Lonesome George

My first book Lonesome George: The Life and Loves of a Conservation Icon was published by Macmillan Science in April 2006, longlisted for the 2006 Guardian First Book Award and shortlisted for the Royal Society's prestigious General Book Prize. The paperback was published in May 2007.

Lonesome George is the sole-surviving member of his species of Galapagos giant tortoise. He still lives, after almost 40 years in captivity, at the Charles Darwin Research Station on the central island of Santa Cruz on the off chance that scientists will find a way to get him to reproduce. He has come to embody the mystery, complexity and fragility of the unique Galapagos archipelago and his story echoes the challenges of conservation worldwide.

Here are some of the nice things some very generous people had to say about it:

"This astonishing story of survival tugs at the heartstrings. If Darwin were alive today he would be fascinated by Henry Nicholls' splendid account of this solitary survivor from Pinta Island. A must for anyone who cares about extinction or has a soft spot for the remarkable history of a very singular animal," Janet Browne, author of Charles Darwin

"Nicholls is surely set to become an author of many more fascinating science books. In many ways, this book is what good science writing is all about - explanation through a ripping narrative," Steve Connor, The Independent

"Not simply the story of a tortoise but the tale of that icon of evolution, the Galápagos archipelago, and of the heroics and (sometimes) seeming futility of the conservation movement. The science is compelling, the tone is light - highly recommended," Olivia Judson, author of Dr.Tatiana's Sex Advice to All Creation: Definitive Guide to the Evolutionary Biology of Sex, writing in Seed Magazine

"This is a wonderful tale of an almost mythical beast. Rich in historical detail George's story is one of pathos, despair and hope with some quirky reproductive biology thrown in for good measure. Henry Nicholls has done us all a service, reminding us of the fragility of life in general and of one very special chelonian in particular. Essential reading," Tim Birkhead FRS, author of Promiscuity and The Red Canary: The Story of the First Genetically Engineered Animal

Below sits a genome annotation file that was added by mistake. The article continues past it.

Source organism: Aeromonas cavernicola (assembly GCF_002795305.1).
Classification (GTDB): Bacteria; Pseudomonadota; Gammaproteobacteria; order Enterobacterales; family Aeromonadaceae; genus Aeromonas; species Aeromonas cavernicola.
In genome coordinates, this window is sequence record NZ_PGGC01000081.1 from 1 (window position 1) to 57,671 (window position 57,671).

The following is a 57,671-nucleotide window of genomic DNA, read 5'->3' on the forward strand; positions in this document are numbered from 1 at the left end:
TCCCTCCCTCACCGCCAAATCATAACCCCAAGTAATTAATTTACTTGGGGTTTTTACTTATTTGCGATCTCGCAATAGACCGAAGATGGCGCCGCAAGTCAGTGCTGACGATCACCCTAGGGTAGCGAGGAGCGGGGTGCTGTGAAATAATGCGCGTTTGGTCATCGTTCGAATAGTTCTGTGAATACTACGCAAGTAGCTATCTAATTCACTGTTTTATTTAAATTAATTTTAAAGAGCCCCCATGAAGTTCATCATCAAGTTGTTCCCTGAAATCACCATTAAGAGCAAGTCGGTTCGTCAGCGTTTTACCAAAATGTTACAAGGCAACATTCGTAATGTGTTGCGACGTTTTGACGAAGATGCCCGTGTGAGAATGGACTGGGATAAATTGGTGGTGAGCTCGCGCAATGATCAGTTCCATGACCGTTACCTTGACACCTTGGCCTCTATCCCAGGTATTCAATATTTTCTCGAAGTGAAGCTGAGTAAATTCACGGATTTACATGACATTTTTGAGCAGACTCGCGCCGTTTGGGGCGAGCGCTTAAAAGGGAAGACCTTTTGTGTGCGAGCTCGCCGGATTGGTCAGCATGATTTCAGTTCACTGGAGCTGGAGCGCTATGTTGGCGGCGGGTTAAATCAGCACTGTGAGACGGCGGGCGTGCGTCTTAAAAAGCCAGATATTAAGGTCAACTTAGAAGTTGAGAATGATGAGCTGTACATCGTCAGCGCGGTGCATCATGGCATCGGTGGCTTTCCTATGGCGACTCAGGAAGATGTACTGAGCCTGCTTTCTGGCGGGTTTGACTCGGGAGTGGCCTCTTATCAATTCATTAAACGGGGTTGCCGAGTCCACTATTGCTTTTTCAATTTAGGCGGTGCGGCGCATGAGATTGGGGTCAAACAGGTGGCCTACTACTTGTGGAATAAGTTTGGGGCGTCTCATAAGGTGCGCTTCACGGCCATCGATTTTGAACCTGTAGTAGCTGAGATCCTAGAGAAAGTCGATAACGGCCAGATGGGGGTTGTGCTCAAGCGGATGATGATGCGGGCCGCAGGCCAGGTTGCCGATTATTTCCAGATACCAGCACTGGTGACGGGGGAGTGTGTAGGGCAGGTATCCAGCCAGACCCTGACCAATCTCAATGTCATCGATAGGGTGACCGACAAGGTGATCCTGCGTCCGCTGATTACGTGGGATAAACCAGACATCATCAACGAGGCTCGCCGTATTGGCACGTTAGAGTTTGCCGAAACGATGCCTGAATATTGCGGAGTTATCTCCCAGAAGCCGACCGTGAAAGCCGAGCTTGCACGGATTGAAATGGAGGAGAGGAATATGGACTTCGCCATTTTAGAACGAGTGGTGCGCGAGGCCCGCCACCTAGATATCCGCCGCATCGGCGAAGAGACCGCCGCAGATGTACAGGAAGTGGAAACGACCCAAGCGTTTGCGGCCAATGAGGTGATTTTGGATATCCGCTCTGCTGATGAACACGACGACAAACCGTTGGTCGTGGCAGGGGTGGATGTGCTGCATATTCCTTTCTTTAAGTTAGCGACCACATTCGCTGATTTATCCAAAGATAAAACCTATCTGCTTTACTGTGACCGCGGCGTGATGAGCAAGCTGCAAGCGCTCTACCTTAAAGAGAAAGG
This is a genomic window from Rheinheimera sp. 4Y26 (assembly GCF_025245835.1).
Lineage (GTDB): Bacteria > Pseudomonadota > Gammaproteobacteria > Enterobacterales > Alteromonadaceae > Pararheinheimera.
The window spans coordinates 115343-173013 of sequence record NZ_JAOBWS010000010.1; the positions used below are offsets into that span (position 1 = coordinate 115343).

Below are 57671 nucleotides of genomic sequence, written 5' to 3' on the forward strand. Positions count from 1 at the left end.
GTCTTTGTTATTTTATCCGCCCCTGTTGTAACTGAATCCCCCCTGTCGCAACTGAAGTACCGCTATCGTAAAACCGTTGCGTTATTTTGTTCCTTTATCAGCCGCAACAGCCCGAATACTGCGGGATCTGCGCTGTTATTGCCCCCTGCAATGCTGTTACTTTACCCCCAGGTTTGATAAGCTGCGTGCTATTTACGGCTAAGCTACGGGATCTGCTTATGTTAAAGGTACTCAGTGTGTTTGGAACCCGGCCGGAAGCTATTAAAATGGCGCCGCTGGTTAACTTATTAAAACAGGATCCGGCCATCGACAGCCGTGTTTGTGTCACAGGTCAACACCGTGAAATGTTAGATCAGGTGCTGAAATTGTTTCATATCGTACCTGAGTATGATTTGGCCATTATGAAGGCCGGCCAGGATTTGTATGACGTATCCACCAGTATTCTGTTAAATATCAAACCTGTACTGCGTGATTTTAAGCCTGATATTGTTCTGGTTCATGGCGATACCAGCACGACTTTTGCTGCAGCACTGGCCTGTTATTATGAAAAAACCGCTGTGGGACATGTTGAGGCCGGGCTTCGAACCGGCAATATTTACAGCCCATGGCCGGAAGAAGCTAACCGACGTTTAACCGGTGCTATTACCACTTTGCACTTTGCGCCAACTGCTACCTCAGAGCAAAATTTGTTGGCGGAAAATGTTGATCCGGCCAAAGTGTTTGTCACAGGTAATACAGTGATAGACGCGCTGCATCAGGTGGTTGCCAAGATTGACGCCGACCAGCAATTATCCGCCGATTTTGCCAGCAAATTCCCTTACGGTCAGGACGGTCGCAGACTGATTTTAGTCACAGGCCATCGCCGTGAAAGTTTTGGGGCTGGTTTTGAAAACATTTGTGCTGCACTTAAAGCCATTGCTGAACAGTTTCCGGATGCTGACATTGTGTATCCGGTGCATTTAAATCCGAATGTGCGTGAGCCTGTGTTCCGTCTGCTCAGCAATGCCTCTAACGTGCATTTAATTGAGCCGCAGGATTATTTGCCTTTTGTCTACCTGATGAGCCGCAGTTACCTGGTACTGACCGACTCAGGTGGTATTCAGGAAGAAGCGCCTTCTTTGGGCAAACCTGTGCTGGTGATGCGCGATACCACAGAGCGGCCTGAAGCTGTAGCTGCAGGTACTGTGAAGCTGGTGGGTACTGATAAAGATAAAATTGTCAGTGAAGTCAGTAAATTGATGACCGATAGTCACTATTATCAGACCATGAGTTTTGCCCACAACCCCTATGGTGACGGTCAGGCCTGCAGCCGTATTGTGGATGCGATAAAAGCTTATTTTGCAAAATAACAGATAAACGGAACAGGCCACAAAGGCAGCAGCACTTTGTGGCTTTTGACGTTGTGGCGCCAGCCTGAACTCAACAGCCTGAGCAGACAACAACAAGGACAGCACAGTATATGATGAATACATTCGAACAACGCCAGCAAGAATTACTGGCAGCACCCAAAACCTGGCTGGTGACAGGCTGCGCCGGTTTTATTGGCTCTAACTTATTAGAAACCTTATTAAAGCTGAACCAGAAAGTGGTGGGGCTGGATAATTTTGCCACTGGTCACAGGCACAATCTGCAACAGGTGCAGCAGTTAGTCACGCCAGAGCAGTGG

"When tortoises were common on the Galapagos island of Pinta, sailors ate them. When they became rare, collectors pickled and stuffed the last few, "for science". Now it seems that only one is left - the huge and lugubrious Lonesome George - there is talk of applying the most heroic high tech, cloning and the rest, to keep his lineage going. It is a cracking tale - and crackingly well told. It is also salutary. Giant tortoises are indeed extraordinary - but not as strange as human beings," Colin Tudge, author of The Secret Life of Trees: How They Live and Why They Matter

"The literary device of placing a reptilian icon at the centre of a dynamic play about science, conservation and our attitudes to nature results in a highly readable book that has much to say about the ways we flounder around in our attempts to protect things that seem important to us," Nature

"Well written and fascinating — Nicholls’ passion for his subject and sense of humour are always evident," Times Literary Supplement

"Conscientious, comprehensive and balanced. Everyone with an interest in conservation should read this account and consider its implications," Trends in Evolution and Ecology

"Manages to package human drama, reproductive biology and a conservation message with humour and exemplary clarity," Folha de Sao Paulo

“Highly readable. I encourage you to read this succinct book and pass it on to your colleagues, even children," EMBO Reports, Professor Jeffrey Powell, Yale

"In terms that are at once accessible and breezy, he makes an unequivovcal case for the sole known remaining individual of the Galapagos giant tortoise subspecies, Geochelone nigra abingdoni...Nicholls is a master reconteur...the chapters themselves are marvels of elucidation...Nicholls' effort is both timely and redoubtable, and demands critical attention now," John Matthew, History and Philosophy of the Life Sciences

"Endlessly interesting and chockful of humour," Stirling Observer